Creating training data

The neural network should be able to predict fluid flow behavior based merely on the geometry of the object. For the sake of simplicity, this work solely focuses on making the network predict the fluid velocity vectors. Other important field quantities such as density or pressure will not be part of the network training data but may in principle be taken into account as well.

In order to create a training set that is diverse enough in terms of obstacle shapes, obstacle orientation and obstacle size, a way to create geometries of different kinds and shapes had to be found. The shapes had not only to be diverse enough to let the neural network learn the dependencies between different kinds of shapes and their respective surrounding flowfields, but they also had be mesh-able without the need for custom meshing parameters depending on the concrete geometry topology. Due to these constraint, this work focused on creating random two-dimensional polygons. In order to avoid visualization artifacts and to create smooth surfaces, the sharp corners of the obstacle surfaces are smoothed with a laplacian smoothing operation.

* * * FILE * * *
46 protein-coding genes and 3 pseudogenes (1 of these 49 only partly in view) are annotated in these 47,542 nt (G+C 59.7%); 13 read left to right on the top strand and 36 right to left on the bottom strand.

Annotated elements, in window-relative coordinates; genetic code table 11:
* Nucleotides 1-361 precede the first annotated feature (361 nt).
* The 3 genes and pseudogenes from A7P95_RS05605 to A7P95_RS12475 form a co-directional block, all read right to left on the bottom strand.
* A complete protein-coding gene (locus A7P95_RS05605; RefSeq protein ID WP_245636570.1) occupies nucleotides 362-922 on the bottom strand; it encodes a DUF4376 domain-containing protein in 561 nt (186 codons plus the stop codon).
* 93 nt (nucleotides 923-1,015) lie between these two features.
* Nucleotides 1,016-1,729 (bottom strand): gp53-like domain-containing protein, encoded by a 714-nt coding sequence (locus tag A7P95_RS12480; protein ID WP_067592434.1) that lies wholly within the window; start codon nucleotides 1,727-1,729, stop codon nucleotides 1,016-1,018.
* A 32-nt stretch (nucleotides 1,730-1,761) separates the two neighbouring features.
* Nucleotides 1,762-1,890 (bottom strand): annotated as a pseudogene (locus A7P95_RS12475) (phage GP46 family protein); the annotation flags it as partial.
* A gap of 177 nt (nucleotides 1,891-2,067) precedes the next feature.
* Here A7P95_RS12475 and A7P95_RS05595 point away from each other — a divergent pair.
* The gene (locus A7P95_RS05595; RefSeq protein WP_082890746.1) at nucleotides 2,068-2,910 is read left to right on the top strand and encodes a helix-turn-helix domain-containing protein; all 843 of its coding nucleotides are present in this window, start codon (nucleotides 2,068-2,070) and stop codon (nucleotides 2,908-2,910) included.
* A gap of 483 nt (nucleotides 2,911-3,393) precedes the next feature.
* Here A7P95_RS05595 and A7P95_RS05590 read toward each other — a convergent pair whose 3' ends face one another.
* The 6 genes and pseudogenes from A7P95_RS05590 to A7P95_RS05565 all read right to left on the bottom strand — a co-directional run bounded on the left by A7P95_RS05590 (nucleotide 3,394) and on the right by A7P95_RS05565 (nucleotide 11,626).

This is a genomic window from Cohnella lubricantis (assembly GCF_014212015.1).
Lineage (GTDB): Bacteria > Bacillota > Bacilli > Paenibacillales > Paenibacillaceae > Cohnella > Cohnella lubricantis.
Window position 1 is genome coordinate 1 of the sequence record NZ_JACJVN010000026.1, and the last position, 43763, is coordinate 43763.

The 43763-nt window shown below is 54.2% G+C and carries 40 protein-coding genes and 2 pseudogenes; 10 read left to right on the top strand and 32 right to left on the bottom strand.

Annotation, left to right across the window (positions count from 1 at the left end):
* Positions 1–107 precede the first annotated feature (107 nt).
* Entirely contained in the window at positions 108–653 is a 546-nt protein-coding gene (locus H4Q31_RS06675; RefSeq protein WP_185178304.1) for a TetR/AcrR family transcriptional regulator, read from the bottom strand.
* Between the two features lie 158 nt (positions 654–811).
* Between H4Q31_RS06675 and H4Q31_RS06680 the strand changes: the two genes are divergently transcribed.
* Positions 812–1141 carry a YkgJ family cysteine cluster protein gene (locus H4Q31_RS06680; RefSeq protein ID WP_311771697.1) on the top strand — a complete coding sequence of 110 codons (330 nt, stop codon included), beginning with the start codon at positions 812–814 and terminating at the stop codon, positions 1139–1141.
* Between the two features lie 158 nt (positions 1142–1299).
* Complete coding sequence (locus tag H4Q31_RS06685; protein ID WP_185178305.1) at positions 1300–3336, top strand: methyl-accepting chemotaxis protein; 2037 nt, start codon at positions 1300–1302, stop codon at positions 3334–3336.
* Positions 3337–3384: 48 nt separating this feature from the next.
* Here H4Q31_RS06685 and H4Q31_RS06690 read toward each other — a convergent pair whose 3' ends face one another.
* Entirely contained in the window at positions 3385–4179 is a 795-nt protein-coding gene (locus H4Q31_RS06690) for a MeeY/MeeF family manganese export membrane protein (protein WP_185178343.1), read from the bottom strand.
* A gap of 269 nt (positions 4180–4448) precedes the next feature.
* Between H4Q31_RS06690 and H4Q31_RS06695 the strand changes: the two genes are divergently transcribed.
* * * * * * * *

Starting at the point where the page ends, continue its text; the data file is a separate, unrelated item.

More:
Some smoothed polygons used as training data